Boxing gloves, trainers allowed to thrown in the towel
Trainers allowed to thrown in the towel in Combat Sports / Pic: Emanuel Rudnicki

Press release

Shadow Minister for Sport Lynda Voltz MLC today introduced a Bill into the NSW Upper House to enshrine in legislation the right of a trainer to direct the referee to stop a Combat Sport contest if the health and safety of the combatant was at risk.

Ms Voltz says the Bill proposes inserting a clause that the referee ‘must stop a combat sport contest if the trainer of a combatant directs the referee to stop the contest because the combatant is exhausted or injured to such an extent as to be unable to defend himself or continue the contest.’

The Act does not currently include provisions for the trainer to direct a referee to stop the contest. This fails to acknowledge the important role and experience of the trainer.

This Bill adopts the recommendations made by the Deputy State Coroner, following the death of boxer Davey Browne during a professional boxing contest in September 2015.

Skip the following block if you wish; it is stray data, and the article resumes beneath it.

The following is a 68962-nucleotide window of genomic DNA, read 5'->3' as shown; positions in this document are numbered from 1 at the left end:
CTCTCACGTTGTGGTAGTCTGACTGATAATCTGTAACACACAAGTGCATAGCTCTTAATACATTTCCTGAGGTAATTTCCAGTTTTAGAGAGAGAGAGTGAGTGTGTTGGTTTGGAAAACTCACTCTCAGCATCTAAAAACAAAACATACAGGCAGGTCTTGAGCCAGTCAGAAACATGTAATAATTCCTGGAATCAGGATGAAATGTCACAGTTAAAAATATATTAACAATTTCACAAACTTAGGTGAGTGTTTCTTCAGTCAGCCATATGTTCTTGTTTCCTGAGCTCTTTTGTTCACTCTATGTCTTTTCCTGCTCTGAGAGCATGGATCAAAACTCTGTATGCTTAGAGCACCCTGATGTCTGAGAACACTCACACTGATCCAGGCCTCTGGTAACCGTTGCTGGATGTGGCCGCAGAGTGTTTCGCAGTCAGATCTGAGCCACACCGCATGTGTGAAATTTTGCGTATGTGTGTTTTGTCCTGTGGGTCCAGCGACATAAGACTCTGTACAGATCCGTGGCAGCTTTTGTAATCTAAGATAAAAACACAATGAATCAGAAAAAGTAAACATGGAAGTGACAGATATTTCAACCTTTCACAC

This Bill will insert a clause in to Section 66 ‘Referee’s duty to stop contest’ in order to provide additional protection for the safety of combatants, by granting their trainer the authority to direct a referee to stop the contest. After the death of Mr Brown, the Combat Sports Rules have been amended to allow a trainer to ‘throw in the towel’ if in their opinion the bout should cease. This is completely inadequate.

Currently all powers to stop a fight are enshrined in legislation and the failure of the right of a trainer to stop the fight in to be enshrined in the legislation is errant. Trainers will look to the legislation, not the Rules.

Quotes attributable to Shadow Sports Minister Lynda Voltz

“This amendment clarifies the trainer’s authority to call for the contest to be stopped and brings it in line with the corresponding powers of the referee, inspector, and medical practitioner, which are all within the Act.

“The resulting coronial inquest of Davey Browne demonstrated the inadequacy of existing laws in protecting combatants. It was evident to many in the audience and during the inquest that after Round 11, Davey was concussed and no longer able to defend himself.

Most combatants will be prepared to remain in the contest, even when injured or concussed, and at the time may be unaware of the extent of their injuries. This is why it is imperative that those around the fighter, who know them best, such as their trainers, have the power to direct the referee to stop the contest.”